`Heretofore brake cables have been secured to brake backing plates by means of a metal flange and spring metal prongs provided on the exterior of the cable sheathing. The end of the sheathing rand the prongs are forced through the opening in the backing plate. The prongs are sprung radially inwardly in passing through the opening and spring back outwardly when they have passed through the opening to engage the backing pla-te interior. The flange engages the exterior of the backing plate so that the prongs and flange cooperate to hold the cable sheathing in place.

This construction has a number of disadvantages. The ange and prongs are subject to being corroded and the prongs occasionally break off and lodge within the brake mechanism resulting in damage to the brake. To remove the :cable and its sheathing from the backing pla-te the prongs must be collapsed inwardly and this is usually very ditiicult. Moreover, the prongs frequently are broken olf in the process. Usually it is possible to utilize this construction in connection with backing plates or brackets having only a single thickness. Other devices have been used which include a combination of a flange for engaging one side of .-a plate and a key insertable in a groove on a thinrble on the sheathing for engaging the other side of the plate. This construction Iis relatively `difficult and slow to install, requires access to both sides of the plate and is subject to corrosion and breakage.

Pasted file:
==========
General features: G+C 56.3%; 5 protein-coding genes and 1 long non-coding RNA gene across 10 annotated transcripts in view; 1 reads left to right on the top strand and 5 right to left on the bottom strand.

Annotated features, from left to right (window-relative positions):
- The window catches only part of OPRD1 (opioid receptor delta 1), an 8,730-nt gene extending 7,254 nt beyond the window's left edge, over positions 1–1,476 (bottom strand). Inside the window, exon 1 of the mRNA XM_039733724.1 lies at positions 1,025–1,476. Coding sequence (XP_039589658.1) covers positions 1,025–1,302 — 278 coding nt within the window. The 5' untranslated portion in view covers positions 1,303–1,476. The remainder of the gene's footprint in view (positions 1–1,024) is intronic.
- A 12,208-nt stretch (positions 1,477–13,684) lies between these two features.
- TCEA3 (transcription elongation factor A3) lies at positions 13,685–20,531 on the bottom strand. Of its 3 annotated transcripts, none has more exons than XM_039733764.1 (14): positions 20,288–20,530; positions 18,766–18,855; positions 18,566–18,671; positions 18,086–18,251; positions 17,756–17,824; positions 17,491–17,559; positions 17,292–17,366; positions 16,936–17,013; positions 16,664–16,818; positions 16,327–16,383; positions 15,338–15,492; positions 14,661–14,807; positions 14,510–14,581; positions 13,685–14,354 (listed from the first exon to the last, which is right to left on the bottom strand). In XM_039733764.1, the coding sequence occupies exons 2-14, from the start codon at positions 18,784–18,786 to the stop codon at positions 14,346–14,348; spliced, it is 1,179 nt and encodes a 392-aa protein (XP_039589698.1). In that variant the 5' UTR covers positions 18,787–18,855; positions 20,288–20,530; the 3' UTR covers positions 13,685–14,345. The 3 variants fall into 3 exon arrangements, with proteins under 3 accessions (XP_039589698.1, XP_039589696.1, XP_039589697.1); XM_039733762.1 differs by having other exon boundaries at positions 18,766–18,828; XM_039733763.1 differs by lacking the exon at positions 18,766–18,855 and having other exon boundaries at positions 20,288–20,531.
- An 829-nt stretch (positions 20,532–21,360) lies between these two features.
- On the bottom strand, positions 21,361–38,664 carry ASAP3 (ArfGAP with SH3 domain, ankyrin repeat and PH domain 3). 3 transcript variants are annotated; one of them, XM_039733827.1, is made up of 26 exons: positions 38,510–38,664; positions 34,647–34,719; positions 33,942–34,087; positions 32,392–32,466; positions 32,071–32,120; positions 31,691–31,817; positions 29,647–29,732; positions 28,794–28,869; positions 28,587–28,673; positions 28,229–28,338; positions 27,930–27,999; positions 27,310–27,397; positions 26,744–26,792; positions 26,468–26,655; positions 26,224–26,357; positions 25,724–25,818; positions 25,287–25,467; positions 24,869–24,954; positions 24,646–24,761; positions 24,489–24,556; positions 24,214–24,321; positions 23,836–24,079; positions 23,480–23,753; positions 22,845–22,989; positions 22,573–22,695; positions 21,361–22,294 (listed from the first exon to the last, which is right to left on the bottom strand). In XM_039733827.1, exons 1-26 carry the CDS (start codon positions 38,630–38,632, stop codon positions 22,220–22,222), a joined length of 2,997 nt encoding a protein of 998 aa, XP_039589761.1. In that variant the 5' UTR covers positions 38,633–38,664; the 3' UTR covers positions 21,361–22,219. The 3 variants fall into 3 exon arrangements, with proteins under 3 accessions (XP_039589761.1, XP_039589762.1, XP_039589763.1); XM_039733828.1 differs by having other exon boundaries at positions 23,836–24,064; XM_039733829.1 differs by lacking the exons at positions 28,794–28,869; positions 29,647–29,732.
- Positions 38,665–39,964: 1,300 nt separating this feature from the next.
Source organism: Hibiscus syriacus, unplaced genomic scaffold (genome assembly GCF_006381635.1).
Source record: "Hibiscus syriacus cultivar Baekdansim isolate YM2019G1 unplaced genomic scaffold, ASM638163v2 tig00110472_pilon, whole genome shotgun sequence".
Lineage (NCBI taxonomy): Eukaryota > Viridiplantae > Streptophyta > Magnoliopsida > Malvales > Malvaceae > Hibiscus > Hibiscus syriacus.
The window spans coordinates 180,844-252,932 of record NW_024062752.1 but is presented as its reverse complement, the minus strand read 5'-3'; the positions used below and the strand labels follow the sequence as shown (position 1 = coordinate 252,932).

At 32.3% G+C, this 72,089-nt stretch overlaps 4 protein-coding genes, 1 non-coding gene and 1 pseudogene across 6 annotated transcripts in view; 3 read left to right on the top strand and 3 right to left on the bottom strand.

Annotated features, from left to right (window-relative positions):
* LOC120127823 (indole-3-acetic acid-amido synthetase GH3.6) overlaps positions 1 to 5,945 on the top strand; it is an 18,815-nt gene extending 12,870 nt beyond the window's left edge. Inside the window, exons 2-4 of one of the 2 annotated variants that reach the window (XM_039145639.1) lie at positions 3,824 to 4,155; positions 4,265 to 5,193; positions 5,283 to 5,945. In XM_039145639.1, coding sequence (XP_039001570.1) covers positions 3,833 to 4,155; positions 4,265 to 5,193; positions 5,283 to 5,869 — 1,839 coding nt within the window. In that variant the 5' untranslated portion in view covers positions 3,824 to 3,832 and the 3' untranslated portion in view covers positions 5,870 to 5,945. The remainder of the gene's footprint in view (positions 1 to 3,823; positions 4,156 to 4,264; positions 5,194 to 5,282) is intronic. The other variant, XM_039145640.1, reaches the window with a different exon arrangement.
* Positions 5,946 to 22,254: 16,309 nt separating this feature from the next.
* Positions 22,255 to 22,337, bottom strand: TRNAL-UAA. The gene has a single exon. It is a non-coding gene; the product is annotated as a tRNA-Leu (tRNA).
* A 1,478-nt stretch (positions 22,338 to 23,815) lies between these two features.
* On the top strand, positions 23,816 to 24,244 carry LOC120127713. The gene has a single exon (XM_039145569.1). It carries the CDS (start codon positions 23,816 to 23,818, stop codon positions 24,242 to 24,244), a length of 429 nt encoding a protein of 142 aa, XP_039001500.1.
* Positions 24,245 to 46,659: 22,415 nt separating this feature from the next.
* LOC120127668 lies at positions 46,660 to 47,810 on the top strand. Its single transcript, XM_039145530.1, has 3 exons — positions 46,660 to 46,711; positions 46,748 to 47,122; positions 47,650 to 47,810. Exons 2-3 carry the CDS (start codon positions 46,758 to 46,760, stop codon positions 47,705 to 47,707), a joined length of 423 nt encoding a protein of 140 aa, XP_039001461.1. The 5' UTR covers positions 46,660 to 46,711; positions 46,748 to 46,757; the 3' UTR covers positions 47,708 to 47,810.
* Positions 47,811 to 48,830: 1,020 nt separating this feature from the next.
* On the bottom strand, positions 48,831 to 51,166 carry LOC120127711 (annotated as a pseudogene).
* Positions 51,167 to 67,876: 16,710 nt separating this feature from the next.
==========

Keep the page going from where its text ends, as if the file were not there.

An object of this invention is to provide a simple, inexpensive anchor structure improved to eliminate the yabove `disadvantages and tor facilitate quick, convenient attachment of the cable sheathing to a backing plate, bracket or the like.